FEATURE ‌ It's Good to be King 

A new chef takes over the line at Woodlands

The Dining Room at the Woodlands Inn and Resort in Summerville has a reputation that precedes itself. Built in 1906, the Woodlands was restored and turned into an inn in 1995. With so many expectations to meet, newly-appointed Executive Chef Tarver King has his work cut out for him. He recently discussed his plans for meeting this challenge.

City Paper: Congratulations on your new position. Where did your love of food and your culinary career begin?

Tarver King: I was born in New York, but raised in Virginia. When I turned 15 my dad told me to get a job. I went to work at a restaurant washing dishes and it just blew my mind. When I first saw a "line," where chefs prepare the food, my jaw just dropped. I remember just hearing yelling and screaming and seeing flames and knives. All of the things your parents tell you never to play with. The guy that was training me said that if I wanted to get to that point, I had to get good at washing dishes first. I started prep cooking when I was 15 1/2 and it was then that the chef there got me a Julia Child cookbook. I started reading that book and I just went crazy. I had no idea that the world of food could be so infinite.

CP: You have been at Woodlands for a little over two years now. Where were you before then?

TK: I worked at this place called Le Chambord (in Virginia) and the chef there was a three-star Michelin chef from Belgium. He was insane, throwing plates and screaming, but the coolest thing about him was that he was a teacher. I told him one day that I wanted to learn how to clean a cow's head, and the next day I come in and there was a cow's head in the sink. After that I worked at Le Bec Fin (in Philadelphia), The Inn at Little Washington (in Virginia), a stage at French Laundry (in Napa Valley), and went to Maine to do a facelift on a restaurant.

CP: What can we expect from the food now that you are the new Executive Chef at Woodlands? Is there a philosophy that guides your approach to food?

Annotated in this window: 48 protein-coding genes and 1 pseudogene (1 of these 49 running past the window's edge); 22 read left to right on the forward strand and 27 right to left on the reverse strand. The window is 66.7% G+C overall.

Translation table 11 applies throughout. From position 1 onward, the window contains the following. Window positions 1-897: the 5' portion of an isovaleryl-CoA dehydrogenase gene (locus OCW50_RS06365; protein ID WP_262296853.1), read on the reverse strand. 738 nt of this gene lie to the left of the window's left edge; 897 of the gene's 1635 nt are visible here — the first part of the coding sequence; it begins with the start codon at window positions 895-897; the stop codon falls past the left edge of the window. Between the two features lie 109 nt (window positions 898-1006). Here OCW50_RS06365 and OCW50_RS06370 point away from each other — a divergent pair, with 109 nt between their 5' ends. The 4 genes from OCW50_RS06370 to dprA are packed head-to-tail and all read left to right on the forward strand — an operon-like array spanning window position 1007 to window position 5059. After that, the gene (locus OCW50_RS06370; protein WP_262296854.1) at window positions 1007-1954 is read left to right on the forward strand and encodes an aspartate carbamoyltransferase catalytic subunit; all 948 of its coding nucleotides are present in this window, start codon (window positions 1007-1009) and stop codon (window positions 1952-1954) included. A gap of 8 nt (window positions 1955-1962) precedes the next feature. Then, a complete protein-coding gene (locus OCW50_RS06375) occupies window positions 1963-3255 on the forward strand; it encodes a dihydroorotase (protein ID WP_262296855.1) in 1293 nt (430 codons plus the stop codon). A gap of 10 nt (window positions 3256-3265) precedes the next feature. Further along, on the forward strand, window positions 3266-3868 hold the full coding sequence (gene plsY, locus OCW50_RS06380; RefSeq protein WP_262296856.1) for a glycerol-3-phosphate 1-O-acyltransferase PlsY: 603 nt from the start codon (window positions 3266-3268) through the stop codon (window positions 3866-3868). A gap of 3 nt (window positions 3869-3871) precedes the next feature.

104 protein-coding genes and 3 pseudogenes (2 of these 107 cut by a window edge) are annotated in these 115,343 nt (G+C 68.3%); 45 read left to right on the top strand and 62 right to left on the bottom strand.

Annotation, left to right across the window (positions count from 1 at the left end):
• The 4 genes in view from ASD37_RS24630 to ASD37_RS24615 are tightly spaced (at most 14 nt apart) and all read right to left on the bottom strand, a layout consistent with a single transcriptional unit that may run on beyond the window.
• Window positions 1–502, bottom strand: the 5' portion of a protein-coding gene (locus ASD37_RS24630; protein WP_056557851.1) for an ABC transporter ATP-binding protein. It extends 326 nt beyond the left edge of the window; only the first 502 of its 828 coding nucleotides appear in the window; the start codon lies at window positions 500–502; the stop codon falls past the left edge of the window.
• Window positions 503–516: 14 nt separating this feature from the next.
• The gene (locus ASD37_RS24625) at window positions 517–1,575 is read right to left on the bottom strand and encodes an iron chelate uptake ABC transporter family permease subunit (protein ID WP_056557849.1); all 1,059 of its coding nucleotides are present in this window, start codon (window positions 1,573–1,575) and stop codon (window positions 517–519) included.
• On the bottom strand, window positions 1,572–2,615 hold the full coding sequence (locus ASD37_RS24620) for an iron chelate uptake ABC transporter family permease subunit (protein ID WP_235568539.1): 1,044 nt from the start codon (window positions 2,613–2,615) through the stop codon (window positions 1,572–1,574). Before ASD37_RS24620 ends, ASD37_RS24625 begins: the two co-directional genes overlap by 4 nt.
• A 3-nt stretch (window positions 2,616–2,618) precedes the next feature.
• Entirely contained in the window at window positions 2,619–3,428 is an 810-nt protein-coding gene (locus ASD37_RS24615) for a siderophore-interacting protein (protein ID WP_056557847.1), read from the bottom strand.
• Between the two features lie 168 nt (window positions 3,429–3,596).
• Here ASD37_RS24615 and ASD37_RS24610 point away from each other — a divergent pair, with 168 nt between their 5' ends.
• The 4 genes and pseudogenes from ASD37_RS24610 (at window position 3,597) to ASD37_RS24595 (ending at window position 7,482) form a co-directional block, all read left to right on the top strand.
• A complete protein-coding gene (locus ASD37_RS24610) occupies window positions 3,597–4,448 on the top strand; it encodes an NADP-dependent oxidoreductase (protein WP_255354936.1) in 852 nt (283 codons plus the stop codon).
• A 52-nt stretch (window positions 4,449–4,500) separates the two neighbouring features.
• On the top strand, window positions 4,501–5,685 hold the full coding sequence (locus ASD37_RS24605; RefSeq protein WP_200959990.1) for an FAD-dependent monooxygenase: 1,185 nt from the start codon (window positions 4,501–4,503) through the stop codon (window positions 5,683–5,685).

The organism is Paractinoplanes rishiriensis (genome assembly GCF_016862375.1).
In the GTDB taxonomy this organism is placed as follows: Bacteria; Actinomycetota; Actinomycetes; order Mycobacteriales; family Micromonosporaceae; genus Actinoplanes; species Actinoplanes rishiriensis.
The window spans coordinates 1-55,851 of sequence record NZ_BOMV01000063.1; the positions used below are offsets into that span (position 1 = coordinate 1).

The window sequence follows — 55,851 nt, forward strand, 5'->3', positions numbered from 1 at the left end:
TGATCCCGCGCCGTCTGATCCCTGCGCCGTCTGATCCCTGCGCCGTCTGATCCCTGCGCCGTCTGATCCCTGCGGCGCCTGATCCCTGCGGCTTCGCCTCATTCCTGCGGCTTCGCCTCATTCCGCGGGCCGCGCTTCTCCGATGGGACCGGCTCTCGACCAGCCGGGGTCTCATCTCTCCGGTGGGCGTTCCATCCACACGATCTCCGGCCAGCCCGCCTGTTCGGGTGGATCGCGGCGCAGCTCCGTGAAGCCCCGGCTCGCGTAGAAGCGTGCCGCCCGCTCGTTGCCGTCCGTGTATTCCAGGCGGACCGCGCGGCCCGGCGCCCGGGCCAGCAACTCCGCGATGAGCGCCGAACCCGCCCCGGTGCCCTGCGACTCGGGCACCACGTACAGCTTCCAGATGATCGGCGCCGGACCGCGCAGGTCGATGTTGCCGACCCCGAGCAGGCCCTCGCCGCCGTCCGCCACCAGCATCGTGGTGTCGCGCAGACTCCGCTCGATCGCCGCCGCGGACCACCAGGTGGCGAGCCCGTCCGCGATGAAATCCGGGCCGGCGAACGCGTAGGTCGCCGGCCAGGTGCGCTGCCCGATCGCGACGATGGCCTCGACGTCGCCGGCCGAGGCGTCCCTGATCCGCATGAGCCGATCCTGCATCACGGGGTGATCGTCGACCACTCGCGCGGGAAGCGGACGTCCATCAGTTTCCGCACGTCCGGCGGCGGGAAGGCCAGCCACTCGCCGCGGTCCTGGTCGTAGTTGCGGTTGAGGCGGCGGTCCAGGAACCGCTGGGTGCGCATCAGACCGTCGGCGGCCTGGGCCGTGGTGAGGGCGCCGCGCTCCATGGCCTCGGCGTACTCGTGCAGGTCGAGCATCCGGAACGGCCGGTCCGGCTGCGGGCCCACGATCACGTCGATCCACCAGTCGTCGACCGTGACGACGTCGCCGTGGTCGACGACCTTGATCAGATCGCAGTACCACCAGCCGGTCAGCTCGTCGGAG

TK: My culinary style is old dishes with a new idea. We try to do a grand cuisine but in a Southern style. We restrict ourselves from using things that are out of season just because it creates a passionate boost for when they do come into season. Right now, we are all itching for tomatoes and the list keeps growing with ideas of things we want to do. Ramps (wild onions) are just getting ready to come around, and the lists keep rolling. And that is the best way to do it. I could get ramps and tomatoes right now, but food becomes much more of a celebratory thing when we wait until they are in season here.

CP: Can you comment on one of your favorite dishes?

TK: One of my favorite dishes is a carpaccio dish that is the first course on our tasting menu. We use escolar from Hawaii, which is an amazing fish. People also call it white tuna or wallu. We give it a good season and just barely sear the outside. It is a fish that is excellent to have rare. We shave it paper thin and serve it on top of a lemon mint aioli, so it is a bit of a surprise because you can't see it. We put on top a toasted tabouli salad with marinated lump crab meat, olive oil, and a little bit of fresh mint. As you're eating the aioli shows itself and adds a richness. It is a beautiful dish. It keeps evolving as you eat it.

CP: Do you have any parting thoughts for our readers?

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TK: Woodlands has a great tradition and we are going to carry it on. We are going to continue to raise the bar and we are going to keep pushing. — Elle Lien


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